Here is an example of a stand alone literature review article, in this case, about employment. The article's title states that this is a review of the literature on the topic. However, not all review articles will have the term 'literature review' in their title. In-depth review articles like this are an excellent starting place for research on a topic. 

So, at this point, you may be asking yourself just what's involved in writing a literature review? And how do I get started? 

Writing a literature review is a process with several key steps. Let's look at each part of this process in more detail. 

Your first step involves choosing, exploring, and focusing a topic. At this stage you might discover that you need to tweak your topic or the scope of your research as you learn more about the topic in the literature. Then, of course, you'll need to do some research using article databases, the library catalog, Google Scholar, and other sources to find scholarly information.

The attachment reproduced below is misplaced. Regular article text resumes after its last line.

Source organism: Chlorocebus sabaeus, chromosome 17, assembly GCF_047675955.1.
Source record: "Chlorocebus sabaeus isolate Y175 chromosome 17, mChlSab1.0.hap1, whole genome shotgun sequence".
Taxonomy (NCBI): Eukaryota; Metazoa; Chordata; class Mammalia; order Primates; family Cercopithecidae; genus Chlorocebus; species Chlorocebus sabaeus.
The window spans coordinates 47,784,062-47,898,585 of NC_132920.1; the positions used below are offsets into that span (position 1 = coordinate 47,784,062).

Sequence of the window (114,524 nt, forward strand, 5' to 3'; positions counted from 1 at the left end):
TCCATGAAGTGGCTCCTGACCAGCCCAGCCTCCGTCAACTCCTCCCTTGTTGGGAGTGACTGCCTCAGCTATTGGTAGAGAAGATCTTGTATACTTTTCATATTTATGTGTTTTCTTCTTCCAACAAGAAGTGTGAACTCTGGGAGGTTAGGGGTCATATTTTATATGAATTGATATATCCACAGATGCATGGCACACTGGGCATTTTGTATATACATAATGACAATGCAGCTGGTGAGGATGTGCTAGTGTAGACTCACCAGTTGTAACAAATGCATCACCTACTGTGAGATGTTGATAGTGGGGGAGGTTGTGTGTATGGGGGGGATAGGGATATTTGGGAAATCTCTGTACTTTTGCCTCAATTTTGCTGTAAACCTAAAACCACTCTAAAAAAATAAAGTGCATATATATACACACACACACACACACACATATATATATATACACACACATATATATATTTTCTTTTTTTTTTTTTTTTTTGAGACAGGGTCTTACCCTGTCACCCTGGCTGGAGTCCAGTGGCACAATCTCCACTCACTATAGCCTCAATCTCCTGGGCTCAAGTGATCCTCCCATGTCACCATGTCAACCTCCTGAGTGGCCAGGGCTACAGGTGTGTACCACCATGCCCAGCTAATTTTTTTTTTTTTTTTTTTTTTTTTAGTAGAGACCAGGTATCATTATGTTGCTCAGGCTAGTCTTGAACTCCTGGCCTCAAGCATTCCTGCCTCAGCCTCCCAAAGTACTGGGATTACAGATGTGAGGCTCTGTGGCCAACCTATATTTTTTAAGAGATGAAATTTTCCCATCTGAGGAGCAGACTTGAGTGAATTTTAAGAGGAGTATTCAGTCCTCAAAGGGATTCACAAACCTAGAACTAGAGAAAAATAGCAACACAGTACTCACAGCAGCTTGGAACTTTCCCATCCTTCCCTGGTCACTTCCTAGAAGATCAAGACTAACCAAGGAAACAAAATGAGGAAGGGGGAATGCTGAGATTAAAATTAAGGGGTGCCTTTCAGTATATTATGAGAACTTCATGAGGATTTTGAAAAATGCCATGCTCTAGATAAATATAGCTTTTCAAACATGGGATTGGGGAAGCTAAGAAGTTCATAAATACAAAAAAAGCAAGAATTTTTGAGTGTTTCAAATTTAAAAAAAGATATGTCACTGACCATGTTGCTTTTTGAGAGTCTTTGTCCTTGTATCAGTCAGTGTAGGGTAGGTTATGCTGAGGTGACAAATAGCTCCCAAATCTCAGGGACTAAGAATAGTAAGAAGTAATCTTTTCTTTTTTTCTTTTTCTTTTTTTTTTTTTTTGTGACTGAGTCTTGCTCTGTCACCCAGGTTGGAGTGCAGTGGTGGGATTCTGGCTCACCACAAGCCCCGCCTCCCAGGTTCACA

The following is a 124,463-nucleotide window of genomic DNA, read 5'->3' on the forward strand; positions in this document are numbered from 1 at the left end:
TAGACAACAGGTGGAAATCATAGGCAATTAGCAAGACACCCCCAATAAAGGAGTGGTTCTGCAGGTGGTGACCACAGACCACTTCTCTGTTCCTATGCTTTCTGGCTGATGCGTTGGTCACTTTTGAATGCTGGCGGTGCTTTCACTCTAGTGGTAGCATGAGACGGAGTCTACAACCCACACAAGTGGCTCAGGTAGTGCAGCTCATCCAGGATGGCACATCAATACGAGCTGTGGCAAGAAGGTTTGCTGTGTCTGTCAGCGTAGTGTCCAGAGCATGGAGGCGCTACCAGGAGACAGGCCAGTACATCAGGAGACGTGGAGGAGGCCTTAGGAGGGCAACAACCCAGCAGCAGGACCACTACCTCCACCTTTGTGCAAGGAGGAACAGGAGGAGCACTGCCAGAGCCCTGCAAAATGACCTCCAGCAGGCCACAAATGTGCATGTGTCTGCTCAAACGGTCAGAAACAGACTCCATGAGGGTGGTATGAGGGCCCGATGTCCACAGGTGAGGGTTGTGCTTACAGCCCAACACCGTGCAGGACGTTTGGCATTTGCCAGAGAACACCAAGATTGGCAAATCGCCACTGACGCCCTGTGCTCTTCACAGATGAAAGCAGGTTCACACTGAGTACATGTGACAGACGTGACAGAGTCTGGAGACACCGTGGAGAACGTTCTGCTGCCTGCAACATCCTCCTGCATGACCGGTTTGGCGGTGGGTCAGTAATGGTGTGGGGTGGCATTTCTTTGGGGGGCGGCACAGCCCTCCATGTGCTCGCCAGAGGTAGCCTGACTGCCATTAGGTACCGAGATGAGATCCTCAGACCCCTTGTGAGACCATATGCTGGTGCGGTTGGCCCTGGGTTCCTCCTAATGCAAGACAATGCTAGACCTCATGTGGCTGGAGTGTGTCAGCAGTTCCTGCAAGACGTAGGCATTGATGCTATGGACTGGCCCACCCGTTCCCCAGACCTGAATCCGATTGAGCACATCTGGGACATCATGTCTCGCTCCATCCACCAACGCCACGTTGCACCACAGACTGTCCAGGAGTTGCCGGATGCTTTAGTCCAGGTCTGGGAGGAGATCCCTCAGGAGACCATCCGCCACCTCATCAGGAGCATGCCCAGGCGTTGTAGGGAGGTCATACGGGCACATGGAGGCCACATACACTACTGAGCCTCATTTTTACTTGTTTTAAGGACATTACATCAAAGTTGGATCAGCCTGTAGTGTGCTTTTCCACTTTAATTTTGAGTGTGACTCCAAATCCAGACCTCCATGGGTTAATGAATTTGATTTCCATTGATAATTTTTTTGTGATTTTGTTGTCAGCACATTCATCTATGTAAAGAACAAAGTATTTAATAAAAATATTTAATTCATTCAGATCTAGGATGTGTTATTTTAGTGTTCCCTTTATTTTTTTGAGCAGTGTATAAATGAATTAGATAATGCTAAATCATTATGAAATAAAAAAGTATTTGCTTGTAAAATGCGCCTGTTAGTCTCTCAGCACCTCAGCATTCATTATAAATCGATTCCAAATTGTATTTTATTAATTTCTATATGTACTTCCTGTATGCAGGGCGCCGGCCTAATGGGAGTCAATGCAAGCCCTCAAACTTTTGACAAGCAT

All along you'll be using your brain. You'll want to evaluate what you find and select articles, books, and other publications that will be the most useful. Then, you will need to read through these articles and try to understand, analyze, and critique what you read. 

While researching and organizing your paper, you'll collect a lot of information from many different sources. You can use citation management software like RefWorks, EndNote, or Zotero to help you stay organized. Then, of course, you'll need to write and revise your paper and create your final bibliography. 

One more thing: Writing a literature review is a process, but it is not always a linear process. One step does lead to another, but sometimes your research or reading will point you back to earlier steps as you learn more about your topic and the literature.